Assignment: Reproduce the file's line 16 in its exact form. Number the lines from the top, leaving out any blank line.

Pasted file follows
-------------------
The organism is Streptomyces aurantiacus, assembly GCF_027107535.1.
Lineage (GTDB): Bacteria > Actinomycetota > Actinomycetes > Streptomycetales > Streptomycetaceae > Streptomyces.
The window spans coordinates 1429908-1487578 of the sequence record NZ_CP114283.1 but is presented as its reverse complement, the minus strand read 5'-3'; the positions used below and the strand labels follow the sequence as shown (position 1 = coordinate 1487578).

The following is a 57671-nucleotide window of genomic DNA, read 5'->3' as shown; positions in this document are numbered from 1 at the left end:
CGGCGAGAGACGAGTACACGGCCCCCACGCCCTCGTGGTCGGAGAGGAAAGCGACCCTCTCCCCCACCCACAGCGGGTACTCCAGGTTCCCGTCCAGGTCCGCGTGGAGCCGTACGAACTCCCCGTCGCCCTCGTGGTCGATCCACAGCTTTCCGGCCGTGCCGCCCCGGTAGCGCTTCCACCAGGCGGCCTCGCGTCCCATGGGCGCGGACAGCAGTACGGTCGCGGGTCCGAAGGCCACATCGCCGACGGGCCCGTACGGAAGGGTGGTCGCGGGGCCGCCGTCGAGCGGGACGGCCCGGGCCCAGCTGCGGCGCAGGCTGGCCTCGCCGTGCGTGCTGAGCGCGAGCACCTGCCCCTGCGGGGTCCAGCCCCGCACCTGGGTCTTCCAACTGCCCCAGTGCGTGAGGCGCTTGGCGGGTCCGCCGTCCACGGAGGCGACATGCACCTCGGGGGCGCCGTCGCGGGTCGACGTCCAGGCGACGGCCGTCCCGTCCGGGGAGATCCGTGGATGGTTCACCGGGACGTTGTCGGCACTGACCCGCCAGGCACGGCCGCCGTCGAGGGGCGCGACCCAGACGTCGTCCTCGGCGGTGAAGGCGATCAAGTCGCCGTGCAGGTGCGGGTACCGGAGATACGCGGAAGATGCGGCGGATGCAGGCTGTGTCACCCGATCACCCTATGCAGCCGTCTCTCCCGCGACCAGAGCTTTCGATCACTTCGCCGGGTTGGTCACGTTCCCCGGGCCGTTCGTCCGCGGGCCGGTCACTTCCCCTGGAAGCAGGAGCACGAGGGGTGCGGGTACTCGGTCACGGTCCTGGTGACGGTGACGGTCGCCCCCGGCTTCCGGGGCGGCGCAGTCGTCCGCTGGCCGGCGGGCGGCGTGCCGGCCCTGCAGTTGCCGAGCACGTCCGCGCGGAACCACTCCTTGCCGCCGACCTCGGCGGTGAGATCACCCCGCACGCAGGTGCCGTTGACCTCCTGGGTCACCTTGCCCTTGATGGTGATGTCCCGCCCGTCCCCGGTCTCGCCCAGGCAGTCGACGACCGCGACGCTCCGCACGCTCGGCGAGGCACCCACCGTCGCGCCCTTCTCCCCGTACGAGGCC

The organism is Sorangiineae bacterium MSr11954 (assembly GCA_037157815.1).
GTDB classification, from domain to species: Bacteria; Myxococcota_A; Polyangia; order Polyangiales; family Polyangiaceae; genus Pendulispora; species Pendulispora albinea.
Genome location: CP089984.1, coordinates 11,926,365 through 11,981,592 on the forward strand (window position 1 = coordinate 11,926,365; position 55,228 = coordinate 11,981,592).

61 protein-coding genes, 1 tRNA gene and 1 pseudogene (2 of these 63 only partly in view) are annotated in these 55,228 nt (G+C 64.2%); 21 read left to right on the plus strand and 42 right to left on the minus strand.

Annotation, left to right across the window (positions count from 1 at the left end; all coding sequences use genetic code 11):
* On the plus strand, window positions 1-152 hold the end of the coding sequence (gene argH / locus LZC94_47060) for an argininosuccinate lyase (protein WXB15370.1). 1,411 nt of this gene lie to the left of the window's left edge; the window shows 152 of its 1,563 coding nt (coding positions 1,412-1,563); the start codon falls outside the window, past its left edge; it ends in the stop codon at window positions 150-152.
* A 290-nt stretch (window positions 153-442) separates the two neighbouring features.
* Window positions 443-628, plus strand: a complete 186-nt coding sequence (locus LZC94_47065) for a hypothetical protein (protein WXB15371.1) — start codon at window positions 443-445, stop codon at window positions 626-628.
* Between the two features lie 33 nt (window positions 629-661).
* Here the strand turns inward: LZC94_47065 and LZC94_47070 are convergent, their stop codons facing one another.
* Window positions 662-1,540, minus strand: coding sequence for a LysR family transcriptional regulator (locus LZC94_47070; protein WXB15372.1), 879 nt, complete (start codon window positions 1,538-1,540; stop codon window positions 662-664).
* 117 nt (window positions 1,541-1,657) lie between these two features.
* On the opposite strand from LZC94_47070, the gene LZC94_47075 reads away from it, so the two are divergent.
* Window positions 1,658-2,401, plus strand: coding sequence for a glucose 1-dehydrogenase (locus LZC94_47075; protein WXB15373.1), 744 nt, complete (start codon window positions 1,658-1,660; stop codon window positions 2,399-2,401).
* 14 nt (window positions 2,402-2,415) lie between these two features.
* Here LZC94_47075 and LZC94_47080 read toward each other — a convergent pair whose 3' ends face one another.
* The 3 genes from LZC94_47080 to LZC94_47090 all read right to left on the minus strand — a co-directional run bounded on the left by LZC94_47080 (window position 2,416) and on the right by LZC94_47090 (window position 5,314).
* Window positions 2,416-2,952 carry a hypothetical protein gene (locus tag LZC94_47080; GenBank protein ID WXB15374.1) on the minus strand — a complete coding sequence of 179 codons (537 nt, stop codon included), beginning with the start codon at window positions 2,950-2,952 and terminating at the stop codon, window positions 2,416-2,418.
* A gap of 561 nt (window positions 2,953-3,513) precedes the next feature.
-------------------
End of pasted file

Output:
* Window positions 662-1,540, minus strand: coding sequence for a LysR family transcriptional regulator (locus LZC94_47070; protein WXB15372.1), 879 nt, complete (start codon window positions 1,538-1,540; stop codon window positions 662-664).